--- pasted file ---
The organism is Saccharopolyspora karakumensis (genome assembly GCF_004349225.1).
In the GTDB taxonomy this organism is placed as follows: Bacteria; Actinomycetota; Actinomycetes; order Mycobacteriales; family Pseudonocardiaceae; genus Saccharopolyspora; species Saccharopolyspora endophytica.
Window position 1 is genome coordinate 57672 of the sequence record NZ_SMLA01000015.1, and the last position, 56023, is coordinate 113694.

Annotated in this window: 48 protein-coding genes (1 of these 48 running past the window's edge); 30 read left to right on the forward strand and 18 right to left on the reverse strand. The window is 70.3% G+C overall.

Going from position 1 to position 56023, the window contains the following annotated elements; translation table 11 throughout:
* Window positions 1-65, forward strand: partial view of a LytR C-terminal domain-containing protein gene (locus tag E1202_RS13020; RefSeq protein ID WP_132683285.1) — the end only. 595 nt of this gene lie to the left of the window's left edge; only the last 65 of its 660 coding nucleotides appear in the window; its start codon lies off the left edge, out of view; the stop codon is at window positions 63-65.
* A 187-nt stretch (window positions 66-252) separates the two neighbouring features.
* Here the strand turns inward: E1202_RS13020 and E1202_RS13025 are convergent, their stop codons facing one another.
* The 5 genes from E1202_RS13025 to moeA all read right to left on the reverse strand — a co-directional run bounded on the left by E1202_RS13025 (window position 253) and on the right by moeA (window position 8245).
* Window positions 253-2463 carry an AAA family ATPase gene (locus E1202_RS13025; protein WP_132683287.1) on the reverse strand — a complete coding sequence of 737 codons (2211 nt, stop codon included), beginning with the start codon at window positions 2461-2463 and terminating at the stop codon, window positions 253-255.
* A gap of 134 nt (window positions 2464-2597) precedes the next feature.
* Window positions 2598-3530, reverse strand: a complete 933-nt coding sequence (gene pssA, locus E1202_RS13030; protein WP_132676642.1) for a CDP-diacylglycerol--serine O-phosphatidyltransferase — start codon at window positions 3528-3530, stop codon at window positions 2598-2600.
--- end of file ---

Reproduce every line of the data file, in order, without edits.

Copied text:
The organism is Saccharopolyspora karakumensis (genome assembly GCF_004349225.1).
In the GTDB taxonomy this organism is placed as follows: Bacteria; Actinomycetota; Actinomycetes; order Mycobacteriales; family Pseudonocardiaceae; genus Saccharopolyspora; species Saccharopolyspora endophytica.
Window position 1 is genome coordinate 57672 of the sequence record NZ_SMLA01000015.1, and the last position, 56023, is coordinate 113694.

Annotated in this window: 48 protein-coding genes (1 of these 48 running past the window's edge); 30 read left to right on the forward strand and 18 right to left on the reverse strand. The window is 70.3% G+C overall.

Going from position 1 to position 56023, the window contains the following annotated elements; translation table 11 throughout:
* Window positions 1-65, forward strand: partial view of a LytR C-terminal domain-containing protein gene (locus tag E1202_RS13020; RefSeq protein ID WP_132683285.1) — the end only. 595 nt of this gene lie to the left of the window's left edge; only the last 65 of its 660 coding nucleotides appear in the window; its start codon lies off the left edge, out of view; the stop codon is at window positions 63-65.
* A 187-nt stretch (window positions 66-252) separates the two neighbouring features.
* Here the strand turns inward: E1202_RS13020 and E1202_RS13025 are convergent, their stop codons facing one another.
* The 5 genes from E1202_RS13025 to moeA all read right to left on the reverse strand — a co-directional run bounded on the left by E1202_RS13025 (window position 253) and on the right by moeA (window position 8245).
* Window positions 253-2463 carry an AAA family ATPase gene (locus E1202_RS13025; protein WP_132683287.1) on the reverse strand — a complete coding sequence of 737 codons (2211 nt, stop codon included), beginning with the start codon at window positions 2461-2463 and terminating at the stop codon, window positions 253-255.
* A gap of 134 nt (window positions 2464-2597) precedes the next feature.
* Window positions 2598-3530, reverse strand: a complete 933-nt coding sequence (gene pssA, locus E1202_RS13030; protein WP_132676642.1) for a CDP-diacylglycerol--serine O-phosphatidyltransferase — start codon at window positions 3528-3530, stop codon at window positions 2598-2600.